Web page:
How to Put Fear of Insolvency Into a Defendant
For more than fifty six years working in and about the insurance industry I have personally seen the fear in the faces of corporate executives faced with a suit claiming wrongful conduct and punitive damages. Even those who knew that they had acted properly and fairly and that the allegations of the suit were totally spurious, the fear and trembling engendered by a suit seeking punitive damages is patent.
The defendant who should be leading a charge like General Patton acts more like Prime Minister Neville Chamberlain. Defendants seem to prefer to appease a plaintiff rather than litigate good and viable defenses. Unless counsel advises a 100% chance of total victory – a statement no trial lawyer will ever make – the defendant does not want to go to trial and is willing to pay more than it owes to avoid the potential of a serious punitive damage judgment.
Contrary to common belief the chances of a suit seeking punitive damages actually obtaining an award of punitive damages is very small.
Defendants often, incorrectly, concentrate on trial verdicts and overlook that almost all civil litigation matters result in out-of-court settlements. Verdicts are important but punitive damage verdicts are more like the tip of the proverbial iceberg than evidence of a trend. Practical evidence indicates that the small number of trials affect decisions in the vast majority of lawsuits that do not proceed to trial.
Verdicts are taken as important signals to the litigants. It is important to first understand the basic dynamics of a lawsuit. Most of the work in pre-trial litigation is designed to provide the litigants with enough information to allow them to reach an amicable settlement. A large punitive damages verdict skews the evidence available to the litigants and causes plaintiffs to demand more than their cases are truly worth and defendants to pay more than they should to resolve a suit seeking punitive damages.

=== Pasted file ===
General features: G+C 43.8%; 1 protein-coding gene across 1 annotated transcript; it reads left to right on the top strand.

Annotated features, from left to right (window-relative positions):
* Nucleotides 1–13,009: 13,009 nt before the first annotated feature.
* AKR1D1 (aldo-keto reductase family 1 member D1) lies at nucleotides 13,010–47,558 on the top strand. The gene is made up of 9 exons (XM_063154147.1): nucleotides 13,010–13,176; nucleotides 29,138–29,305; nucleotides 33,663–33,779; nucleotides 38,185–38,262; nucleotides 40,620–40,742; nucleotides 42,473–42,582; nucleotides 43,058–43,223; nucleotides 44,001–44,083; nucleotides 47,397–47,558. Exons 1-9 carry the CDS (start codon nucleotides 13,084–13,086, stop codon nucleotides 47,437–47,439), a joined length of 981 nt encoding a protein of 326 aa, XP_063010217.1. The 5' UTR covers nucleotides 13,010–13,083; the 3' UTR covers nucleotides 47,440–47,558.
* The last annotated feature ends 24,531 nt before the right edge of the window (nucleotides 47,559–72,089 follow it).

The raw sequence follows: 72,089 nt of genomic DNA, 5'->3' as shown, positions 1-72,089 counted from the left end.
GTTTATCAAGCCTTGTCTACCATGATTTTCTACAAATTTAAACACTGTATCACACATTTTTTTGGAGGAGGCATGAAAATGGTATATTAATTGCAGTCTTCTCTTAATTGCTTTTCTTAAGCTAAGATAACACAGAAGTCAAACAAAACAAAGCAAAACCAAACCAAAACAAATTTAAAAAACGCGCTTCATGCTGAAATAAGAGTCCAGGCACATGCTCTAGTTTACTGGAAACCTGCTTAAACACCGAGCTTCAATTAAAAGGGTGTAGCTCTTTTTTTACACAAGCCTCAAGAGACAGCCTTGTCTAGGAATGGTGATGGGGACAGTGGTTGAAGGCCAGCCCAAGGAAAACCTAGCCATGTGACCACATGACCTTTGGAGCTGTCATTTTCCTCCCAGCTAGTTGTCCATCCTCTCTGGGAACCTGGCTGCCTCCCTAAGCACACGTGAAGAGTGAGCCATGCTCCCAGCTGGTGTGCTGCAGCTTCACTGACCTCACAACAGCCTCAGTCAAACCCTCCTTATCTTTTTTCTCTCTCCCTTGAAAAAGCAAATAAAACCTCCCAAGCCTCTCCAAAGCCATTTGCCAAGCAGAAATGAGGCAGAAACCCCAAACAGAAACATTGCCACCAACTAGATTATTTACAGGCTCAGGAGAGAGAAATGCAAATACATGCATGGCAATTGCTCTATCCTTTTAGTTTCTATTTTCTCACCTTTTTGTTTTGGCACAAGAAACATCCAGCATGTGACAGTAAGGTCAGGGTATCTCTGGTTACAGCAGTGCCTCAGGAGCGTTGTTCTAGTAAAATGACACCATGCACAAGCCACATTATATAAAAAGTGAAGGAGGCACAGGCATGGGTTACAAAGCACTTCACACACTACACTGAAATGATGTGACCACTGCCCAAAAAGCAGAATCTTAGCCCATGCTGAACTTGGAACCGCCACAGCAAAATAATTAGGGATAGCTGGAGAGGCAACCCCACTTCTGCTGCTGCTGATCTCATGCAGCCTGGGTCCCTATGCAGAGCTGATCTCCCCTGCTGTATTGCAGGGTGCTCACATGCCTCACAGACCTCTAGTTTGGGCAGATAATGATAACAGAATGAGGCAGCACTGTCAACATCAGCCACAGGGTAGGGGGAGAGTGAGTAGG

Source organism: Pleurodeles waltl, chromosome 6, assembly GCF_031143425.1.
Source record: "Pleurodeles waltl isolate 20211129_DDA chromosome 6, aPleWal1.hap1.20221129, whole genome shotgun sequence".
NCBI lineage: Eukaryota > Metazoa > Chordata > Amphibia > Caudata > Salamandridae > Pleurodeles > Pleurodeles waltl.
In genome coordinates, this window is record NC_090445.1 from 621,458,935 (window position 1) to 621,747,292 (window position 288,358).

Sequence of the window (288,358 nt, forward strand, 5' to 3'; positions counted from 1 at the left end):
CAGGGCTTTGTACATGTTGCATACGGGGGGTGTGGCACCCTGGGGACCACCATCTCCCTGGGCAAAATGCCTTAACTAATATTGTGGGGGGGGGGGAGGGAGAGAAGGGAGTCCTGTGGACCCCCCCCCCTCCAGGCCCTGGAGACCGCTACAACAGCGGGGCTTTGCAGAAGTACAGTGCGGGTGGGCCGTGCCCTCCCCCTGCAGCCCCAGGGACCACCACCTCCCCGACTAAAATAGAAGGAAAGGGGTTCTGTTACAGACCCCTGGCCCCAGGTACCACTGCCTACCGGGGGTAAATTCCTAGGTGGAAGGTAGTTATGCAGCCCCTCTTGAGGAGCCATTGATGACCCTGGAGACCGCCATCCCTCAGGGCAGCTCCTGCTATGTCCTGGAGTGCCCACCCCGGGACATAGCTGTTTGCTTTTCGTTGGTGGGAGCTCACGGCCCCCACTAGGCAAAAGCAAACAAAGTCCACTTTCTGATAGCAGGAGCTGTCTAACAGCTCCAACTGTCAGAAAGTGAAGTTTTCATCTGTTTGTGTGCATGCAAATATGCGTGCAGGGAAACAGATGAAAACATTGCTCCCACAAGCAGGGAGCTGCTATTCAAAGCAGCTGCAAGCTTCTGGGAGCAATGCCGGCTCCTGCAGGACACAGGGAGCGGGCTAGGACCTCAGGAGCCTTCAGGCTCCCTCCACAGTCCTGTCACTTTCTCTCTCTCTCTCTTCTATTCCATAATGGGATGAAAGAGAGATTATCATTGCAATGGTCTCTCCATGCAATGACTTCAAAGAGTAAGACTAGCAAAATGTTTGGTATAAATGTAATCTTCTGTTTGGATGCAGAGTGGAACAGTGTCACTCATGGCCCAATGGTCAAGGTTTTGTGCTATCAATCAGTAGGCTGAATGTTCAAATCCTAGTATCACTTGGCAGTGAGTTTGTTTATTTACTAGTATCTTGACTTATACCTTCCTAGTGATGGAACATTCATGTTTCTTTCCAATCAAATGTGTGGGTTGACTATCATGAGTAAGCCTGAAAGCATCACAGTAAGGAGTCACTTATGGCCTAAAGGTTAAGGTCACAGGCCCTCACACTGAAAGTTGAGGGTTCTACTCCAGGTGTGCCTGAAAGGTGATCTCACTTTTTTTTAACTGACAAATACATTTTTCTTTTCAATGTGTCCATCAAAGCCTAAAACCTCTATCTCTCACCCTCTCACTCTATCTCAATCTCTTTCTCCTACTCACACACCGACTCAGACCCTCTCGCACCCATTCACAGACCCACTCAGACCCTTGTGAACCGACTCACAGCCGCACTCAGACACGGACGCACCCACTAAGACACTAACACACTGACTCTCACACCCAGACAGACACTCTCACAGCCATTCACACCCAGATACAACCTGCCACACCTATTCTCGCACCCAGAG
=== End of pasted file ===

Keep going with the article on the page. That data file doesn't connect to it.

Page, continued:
Under basic American litigation practice the plaintiff has the opening strategic advantage. A plaintiff with a weak case places the defendant in the position of having to defend himself (and therefore incurring legal costs), or else the defendant will be liable for the full claim on a default judgment. Even a defendant facing a suit that has no merit and no chance of success before a court will often be willing to pay an amount that is less than his prospective defense costs to settle the case and “make it go away.” Appeasement of the plaintiff is, to a corporate defendant, seen to be economically the best solution.
According to various studies, the cost of defense in an average tort lawsuit ranges from $6000 to $10,000, depending on the kind of suit. A litigant with even a mildly plausible basis for an average suit can often expect a nuisance settlement value within this range.
Most often a defendant is willing to pay a settlement up to the amount of his defense costs in order to avoid having to respond to the plaintiff’s complaint.
The main determining factor of whether a filed lawsuit will yield a settlement to the plaintiff is the credibility of the threat made by the suit. The defendant and counsel determines the probability of a verdict favorable to the plaintiff if the case goes to trial. If the probability is that the plaintiff will succeed the defendant then analyzes the likely amount of damages that the plaintiff could obtain from a trier of fact in the jurisdiction where the suit is filed.
In frivolous or marginal lawsuits, or lawsuits with a doubtful chance of success at a trial, settlements often occur because the defendant rarely knows the merits of the claim with any level of certainty. Since refusing to take a valid claim seriously can be quite costly, a frivolous plaintiff may be able to take advantage of the defendant’s uncertainty regarding the claim’s validity to extract a substantial settlement.